You will also want someone with whom you can relate. The ability to communicate is a crucial factor. Your accountant may be technically proficient but can you understand what he or she is telling you? Does he or she listen when you ask questions? Don’t be afraid to ask for someone else if you are having difficulty communicating.
Another important criterion is “accessibility”. Is your accountant too busy to talk to you? Can you get your questions answered within a reasonable period of time? Do you feel important to him or her? Situations may arise where you need information immediately to make an important business or tax decision, will your accountant respond quickly?
Last, but not least, are the accountant’s billing practices. Billing practices vary from firm to firm. Some firms are very aggressive and put tremendous pressure on staff and partners to bill every minute they can. Some firms require a review process before any work goes out the door. This means that every person who performs any work on your account, including the person who puts the stamp on your envelope, bills you for it.
Find out in advance what happens if you call the firm to ask a simple question that takes less than five minutes to answer. Are you billed for five minutes or are you billed in increments of fifteen minutes even though you only talked for five? Some firms justify this increment billing by explaining that you are paying for the accountant’s expertise that may have taken years to acquire, therefore, they say, it’s worth it.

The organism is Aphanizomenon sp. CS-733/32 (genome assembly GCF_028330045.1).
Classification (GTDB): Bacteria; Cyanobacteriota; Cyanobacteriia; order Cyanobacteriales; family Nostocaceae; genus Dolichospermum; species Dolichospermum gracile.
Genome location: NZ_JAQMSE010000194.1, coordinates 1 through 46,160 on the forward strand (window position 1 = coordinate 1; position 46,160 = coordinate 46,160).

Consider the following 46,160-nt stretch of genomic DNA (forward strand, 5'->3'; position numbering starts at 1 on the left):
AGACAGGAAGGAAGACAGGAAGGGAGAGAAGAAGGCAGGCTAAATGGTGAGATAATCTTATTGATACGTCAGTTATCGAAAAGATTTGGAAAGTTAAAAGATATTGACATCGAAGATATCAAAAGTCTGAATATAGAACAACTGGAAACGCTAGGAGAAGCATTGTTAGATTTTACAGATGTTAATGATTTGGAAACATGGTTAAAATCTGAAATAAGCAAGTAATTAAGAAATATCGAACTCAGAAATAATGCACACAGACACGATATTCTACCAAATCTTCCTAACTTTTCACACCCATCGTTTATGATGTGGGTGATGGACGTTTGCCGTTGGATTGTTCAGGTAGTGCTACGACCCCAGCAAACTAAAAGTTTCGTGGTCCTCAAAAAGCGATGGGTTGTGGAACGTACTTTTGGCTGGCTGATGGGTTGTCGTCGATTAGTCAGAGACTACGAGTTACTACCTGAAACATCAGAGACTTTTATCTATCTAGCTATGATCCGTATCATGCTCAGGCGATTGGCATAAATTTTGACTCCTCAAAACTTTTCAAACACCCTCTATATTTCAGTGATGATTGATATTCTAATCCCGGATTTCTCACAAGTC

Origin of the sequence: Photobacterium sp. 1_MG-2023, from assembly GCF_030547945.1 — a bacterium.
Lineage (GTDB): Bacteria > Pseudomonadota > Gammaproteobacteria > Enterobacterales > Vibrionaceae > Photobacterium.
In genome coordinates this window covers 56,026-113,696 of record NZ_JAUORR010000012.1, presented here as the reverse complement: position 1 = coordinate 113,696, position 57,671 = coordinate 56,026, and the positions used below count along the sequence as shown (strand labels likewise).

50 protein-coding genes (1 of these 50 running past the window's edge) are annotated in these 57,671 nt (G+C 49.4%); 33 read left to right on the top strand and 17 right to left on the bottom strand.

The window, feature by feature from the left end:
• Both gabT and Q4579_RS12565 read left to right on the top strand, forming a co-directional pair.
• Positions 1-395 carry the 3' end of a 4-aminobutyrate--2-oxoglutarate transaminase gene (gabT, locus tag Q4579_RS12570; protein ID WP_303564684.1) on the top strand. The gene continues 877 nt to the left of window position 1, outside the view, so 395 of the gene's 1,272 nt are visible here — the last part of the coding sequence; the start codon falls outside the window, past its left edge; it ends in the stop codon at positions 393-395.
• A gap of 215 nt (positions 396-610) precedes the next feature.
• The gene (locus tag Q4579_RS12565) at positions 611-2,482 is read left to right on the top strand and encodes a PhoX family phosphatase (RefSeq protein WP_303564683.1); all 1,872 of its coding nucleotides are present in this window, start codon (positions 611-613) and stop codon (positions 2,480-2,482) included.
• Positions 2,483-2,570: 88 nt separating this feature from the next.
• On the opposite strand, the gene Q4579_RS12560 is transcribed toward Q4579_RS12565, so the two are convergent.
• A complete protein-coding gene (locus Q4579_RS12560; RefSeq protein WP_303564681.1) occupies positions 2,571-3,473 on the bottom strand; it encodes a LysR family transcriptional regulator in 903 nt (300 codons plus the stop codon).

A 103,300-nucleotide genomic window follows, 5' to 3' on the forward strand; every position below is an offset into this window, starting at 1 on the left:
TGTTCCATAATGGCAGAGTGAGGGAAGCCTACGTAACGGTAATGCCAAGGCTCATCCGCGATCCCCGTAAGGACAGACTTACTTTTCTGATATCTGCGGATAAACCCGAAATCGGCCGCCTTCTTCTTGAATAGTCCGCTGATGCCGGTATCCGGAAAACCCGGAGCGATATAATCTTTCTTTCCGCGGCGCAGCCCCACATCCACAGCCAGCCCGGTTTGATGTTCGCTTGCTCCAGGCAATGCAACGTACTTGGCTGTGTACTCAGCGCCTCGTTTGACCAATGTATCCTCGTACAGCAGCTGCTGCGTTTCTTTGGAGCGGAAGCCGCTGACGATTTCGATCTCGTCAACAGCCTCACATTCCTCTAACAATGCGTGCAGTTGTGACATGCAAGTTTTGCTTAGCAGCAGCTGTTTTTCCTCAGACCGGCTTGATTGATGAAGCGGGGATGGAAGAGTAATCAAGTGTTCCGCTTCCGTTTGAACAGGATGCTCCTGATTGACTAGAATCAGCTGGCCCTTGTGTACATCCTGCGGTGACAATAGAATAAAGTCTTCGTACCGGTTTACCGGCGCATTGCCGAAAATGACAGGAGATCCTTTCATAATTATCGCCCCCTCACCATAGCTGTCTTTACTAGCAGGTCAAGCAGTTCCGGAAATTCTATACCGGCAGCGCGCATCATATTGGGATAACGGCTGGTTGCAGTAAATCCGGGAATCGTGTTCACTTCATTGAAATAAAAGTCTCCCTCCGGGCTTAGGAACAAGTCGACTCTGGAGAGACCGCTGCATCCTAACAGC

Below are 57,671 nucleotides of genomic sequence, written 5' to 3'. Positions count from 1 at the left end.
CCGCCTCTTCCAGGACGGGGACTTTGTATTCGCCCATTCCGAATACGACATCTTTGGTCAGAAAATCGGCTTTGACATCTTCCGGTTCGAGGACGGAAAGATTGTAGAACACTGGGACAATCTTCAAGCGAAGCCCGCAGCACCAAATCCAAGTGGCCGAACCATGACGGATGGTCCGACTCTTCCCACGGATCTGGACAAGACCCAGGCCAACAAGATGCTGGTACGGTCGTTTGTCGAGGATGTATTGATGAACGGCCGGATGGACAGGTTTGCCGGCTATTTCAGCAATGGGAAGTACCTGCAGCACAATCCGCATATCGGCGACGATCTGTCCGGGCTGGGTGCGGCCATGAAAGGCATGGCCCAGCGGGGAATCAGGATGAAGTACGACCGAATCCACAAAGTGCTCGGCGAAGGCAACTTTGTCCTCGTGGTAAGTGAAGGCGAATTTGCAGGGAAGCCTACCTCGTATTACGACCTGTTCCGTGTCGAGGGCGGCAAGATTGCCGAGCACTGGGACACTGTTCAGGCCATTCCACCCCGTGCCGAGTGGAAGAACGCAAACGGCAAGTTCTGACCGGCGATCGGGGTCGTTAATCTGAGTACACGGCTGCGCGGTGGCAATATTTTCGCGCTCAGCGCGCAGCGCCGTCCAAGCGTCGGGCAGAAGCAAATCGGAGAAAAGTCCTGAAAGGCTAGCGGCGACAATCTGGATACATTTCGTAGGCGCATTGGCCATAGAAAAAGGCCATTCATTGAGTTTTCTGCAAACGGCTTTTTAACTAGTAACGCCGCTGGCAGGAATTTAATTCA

Some accounting practitioners charge a flat rate for services rendered or a combination of flat services and hourly charges. For instance, an accountant might charge $200 a month to prepare a monthly financial statement but charge $100 an hour for special projects. Within the monthly fee, the client can call to ask questions that last fifteen minutes or less for no additional charge. This way the client is not reticent about calling. Getting your question answered may prevent little problems from later becoming bigger more expensive problems.